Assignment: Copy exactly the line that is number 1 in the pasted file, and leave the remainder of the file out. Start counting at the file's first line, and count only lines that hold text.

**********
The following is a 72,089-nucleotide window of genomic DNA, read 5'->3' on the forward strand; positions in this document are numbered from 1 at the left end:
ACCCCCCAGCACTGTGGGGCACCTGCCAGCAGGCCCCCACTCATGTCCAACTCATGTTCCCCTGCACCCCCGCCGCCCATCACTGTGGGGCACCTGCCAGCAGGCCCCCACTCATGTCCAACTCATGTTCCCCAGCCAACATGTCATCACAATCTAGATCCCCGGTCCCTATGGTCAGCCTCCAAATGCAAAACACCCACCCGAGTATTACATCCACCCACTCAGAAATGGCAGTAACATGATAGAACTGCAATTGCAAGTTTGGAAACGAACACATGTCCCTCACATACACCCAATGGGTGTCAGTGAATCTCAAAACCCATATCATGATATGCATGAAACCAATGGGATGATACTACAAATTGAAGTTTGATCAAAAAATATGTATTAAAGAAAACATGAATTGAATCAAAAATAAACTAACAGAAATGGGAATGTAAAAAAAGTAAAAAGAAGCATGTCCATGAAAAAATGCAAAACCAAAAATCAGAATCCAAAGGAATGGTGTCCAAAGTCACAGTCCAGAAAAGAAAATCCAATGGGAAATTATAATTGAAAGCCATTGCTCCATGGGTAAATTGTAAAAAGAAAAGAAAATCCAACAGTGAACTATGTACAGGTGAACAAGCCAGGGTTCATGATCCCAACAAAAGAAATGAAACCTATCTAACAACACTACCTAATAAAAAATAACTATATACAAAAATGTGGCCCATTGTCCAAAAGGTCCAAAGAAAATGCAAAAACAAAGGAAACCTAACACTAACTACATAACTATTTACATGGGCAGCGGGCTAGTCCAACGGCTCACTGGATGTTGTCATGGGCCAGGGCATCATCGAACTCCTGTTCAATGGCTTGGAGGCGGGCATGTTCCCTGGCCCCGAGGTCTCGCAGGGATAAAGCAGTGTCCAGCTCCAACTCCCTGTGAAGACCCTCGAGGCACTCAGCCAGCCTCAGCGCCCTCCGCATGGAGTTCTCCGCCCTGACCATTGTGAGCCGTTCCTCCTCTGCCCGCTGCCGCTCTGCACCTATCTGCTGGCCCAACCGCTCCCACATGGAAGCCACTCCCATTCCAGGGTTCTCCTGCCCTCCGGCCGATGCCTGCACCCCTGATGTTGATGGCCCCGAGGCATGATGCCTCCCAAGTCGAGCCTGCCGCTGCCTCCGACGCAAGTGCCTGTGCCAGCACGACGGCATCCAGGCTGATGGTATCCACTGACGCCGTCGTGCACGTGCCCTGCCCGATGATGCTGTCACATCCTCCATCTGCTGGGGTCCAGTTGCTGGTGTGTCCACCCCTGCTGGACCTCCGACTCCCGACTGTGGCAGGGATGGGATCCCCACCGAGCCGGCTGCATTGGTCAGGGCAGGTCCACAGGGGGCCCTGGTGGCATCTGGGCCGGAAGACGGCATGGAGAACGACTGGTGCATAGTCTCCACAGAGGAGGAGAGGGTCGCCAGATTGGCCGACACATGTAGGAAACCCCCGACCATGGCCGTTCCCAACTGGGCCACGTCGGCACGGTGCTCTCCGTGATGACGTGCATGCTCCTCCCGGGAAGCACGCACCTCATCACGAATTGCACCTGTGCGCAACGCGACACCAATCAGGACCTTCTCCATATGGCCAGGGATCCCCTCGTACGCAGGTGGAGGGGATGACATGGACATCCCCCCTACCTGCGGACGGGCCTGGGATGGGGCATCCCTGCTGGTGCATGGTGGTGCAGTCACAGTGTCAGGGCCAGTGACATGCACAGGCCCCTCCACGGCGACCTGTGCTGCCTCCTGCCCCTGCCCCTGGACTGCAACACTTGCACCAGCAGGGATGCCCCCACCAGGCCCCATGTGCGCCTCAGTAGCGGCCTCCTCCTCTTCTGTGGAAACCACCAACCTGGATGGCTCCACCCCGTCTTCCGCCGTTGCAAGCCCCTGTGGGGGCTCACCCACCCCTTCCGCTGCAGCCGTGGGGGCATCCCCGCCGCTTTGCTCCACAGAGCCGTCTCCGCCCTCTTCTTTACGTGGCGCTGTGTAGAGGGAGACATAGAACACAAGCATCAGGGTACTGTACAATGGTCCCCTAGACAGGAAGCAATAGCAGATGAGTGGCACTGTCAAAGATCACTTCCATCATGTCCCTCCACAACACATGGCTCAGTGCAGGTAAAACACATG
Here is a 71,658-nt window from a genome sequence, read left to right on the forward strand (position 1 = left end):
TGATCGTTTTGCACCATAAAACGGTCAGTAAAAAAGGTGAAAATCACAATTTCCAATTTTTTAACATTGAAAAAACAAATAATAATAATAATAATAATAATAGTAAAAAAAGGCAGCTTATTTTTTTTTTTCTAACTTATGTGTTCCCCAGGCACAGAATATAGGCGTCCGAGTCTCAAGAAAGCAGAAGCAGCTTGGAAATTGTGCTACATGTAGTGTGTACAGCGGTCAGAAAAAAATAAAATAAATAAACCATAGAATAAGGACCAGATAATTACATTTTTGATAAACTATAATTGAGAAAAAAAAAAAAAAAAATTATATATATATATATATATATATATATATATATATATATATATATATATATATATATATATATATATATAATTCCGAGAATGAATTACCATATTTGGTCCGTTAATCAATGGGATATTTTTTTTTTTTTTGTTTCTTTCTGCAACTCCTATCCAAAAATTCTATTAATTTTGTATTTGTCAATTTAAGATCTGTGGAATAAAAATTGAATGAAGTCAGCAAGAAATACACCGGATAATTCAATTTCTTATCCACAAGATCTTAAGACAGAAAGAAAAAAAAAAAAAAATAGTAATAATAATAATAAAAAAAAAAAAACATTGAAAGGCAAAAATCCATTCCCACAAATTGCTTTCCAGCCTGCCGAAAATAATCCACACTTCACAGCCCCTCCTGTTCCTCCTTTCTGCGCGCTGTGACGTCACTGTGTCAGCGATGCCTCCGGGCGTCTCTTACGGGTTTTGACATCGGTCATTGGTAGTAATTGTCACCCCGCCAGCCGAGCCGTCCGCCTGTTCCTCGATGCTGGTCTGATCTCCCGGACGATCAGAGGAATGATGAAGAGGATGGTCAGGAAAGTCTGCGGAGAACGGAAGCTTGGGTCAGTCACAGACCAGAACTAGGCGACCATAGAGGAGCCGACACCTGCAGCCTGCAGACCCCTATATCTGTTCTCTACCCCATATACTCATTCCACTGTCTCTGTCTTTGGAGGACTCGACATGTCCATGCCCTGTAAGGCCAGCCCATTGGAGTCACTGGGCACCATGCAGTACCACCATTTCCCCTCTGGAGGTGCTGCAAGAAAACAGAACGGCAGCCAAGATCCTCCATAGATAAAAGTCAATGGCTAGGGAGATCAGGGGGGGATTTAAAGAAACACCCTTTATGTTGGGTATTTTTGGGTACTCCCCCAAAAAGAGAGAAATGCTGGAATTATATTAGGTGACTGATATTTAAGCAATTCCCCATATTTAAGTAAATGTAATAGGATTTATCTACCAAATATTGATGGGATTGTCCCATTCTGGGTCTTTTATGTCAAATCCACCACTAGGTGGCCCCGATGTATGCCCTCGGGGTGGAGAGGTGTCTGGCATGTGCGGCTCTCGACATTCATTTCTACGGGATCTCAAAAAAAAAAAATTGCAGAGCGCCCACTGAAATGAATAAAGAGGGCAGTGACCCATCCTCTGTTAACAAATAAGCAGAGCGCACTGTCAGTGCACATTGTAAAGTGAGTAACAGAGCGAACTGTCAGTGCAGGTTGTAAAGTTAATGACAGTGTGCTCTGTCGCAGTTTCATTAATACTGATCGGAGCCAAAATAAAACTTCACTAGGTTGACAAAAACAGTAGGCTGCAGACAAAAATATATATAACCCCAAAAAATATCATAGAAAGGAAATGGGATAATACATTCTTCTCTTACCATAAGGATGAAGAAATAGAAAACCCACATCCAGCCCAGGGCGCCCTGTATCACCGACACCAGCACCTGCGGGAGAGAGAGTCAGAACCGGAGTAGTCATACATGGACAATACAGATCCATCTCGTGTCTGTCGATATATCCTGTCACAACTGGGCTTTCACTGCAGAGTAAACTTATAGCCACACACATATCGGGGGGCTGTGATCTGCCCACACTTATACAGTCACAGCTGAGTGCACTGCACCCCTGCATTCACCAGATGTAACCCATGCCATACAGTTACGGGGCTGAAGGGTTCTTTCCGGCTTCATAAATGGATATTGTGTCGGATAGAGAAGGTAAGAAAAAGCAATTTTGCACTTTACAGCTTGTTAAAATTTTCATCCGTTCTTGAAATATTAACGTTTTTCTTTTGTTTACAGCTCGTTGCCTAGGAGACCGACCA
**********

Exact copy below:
The following is a 72,089-nucleotide window of genomic DNA, read 5'->3' on the forward strand; positions in this document are numbered from 1 at the left end: